July 24th, 2011

About Three (dried) Apples a Day (vs. Prunes, anyway)

I tried blogging about this earlier, and then got bogged down in the eternal, Did I Just Get Taken by An April Fool's Day Prank question.

Anyway.

Here is the press release (don't waste your time with the million people and organizations that edited the press release -- all they did was introduce errors):

http://www.eurekalert.org/pub_releases/2011-04/foas-ad040711.php

The people who did the study are real researchers and the paper was presented at a reasonable symposium, as near as I can tell, as a relatively late addition.

Short form: 160 women 45-65 were given 75 grams of dried apples or dried prunes every day for a year as a dietary supplement. The apple group lost weight, dropped their LDL cholesterol, C-reactive protein, etc. Blood draws were done at 3, 6 and 12 months and results showed up at 6 months.

I can't really complain that this thing didn't get coverage: everyone jumped all over it back in April and I stumbled across it in google news in the health section, not very far down [ETA: Incorrect recollection. I actually read something about the Multaq atrial fibrillation trial and saw the apples thing in a most-read sidebar]. But I had to ask: What. The. Fuck.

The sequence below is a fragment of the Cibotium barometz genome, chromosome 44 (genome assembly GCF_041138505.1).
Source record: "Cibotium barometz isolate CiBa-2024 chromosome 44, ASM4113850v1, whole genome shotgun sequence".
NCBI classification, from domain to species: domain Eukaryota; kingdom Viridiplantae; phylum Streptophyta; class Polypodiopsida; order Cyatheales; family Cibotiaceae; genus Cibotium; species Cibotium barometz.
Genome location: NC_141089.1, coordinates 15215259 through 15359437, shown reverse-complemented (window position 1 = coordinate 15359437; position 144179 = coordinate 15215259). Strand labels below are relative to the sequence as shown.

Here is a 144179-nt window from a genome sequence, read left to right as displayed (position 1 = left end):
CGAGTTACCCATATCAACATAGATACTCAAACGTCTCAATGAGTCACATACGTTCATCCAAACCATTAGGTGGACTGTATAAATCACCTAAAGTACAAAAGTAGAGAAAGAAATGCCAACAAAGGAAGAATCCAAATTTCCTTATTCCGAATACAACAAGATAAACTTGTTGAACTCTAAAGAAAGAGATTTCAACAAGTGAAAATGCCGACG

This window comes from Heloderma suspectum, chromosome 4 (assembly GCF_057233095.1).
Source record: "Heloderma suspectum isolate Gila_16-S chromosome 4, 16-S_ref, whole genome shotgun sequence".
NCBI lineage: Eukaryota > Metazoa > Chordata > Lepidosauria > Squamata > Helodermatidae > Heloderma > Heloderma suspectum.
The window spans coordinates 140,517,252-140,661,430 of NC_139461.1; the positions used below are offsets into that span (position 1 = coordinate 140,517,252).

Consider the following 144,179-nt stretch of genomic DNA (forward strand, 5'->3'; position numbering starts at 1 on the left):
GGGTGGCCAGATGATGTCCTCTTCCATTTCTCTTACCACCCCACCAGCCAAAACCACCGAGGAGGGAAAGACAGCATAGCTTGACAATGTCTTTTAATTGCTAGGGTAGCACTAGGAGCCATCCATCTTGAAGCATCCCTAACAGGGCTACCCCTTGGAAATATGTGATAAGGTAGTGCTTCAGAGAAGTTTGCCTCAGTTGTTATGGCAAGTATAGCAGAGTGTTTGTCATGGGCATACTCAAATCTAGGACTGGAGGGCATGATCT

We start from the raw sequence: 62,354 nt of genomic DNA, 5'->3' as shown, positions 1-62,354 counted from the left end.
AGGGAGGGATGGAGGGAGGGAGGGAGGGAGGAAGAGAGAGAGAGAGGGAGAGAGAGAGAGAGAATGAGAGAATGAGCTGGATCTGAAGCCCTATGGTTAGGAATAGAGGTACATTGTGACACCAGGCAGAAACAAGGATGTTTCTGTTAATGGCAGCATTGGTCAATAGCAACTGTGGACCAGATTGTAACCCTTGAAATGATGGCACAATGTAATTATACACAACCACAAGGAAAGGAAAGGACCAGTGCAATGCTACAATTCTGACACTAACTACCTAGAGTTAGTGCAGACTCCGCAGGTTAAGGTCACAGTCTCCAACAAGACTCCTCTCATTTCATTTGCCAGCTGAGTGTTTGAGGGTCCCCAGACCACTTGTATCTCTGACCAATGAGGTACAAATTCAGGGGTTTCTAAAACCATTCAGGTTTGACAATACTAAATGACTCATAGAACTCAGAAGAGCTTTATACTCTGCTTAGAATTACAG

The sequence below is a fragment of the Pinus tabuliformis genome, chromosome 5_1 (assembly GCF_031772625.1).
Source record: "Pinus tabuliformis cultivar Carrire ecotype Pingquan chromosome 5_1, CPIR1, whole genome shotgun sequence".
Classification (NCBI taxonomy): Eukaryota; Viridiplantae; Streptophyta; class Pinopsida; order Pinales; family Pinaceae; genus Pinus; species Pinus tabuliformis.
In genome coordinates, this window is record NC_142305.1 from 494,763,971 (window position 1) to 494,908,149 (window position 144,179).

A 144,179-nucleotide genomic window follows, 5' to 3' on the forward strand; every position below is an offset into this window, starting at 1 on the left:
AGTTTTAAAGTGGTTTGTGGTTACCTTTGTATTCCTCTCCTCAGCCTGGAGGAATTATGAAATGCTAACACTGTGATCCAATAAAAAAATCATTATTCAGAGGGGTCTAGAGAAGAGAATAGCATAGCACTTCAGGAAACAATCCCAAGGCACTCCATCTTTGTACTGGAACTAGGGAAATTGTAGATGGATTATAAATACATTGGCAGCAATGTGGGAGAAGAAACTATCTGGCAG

And the answer is: oh, this showed up in the control group for another study. Arjmandi et al were looking at prunes and bone health in postmenopausal women and just sort of tripped over this. And FTW? Arjmandi's department was the department at FSU formerly known as Home Economics. (cue laugh track).

I _really_ hope this holds up. But I'm not sure I'm going to wait. I may order up some dried apples Right Now.

Not a review, _The Theory That Would Not Die_

I'm not done with it quite yet, but after giving up on _The Innovator's Prescription_ and some interim false starts, I am absolutely adoring Sharon Bertsch McGrayne's _The Theory That Would Not Die_. It is the history of Bayes-Price-LaPlace and the battles surrounding it and while it might not make a whole lot of sense to someone who really has trouble with all mathematical ideas, it is primarily the _story_ (that is, about the humans who worked on it and fought over it, their goals, their values, their ideals, etc.) of an idea, rather than a detailed exposition of the idea. It's a rollicking tale, as well as a powerful tool for figuring out tricky puzzles, and it's even better than those tricky puzzles are such an important part of the last hundredish years.

I'm loving it, and I hope you get a chance to, also. I'll review it soon, more properly.